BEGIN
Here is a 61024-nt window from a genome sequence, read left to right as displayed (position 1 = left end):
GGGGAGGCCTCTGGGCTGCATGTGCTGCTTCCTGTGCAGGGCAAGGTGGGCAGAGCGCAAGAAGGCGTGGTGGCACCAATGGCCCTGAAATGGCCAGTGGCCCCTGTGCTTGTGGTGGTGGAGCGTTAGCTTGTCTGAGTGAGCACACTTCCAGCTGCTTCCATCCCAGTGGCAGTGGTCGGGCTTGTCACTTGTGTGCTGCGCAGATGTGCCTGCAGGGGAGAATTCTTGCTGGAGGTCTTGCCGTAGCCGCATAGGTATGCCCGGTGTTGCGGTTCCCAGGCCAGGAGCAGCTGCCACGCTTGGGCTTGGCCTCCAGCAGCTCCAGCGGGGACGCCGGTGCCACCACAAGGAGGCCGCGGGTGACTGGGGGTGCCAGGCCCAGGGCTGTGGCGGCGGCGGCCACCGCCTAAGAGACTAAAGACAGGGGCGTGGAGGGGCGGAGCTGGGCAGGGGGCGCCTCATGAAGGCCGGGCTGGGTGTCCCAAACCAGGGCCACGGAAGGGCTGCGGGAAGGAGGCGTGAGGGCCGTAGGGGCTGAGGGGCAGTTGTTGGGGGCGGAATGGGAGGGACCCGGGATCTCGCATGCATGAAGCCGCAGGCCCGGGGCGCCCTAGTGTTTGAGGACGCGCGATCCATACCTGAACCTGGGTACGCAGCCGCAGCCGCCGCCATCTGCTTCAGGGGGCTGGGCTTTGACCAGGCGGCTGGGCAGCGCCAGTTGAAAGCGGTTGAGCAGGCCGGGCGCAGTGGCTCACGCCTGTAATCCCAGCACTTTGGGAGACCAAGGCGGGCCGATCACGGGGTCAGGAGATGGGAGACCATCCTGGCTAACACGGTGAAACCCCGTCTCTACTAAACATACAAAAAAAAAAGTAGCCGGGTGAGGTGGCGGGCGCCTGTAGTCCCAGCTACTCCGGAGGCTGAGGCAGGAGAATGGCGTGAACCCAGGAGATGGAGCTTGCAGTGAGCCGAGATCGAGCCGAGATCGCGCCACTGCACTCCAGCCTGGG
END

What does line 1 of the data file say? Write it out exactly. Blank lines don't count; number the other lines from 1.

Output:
Here is a 61024-nt window from a genome sequence, read left to right as displayed (position 1 = left end):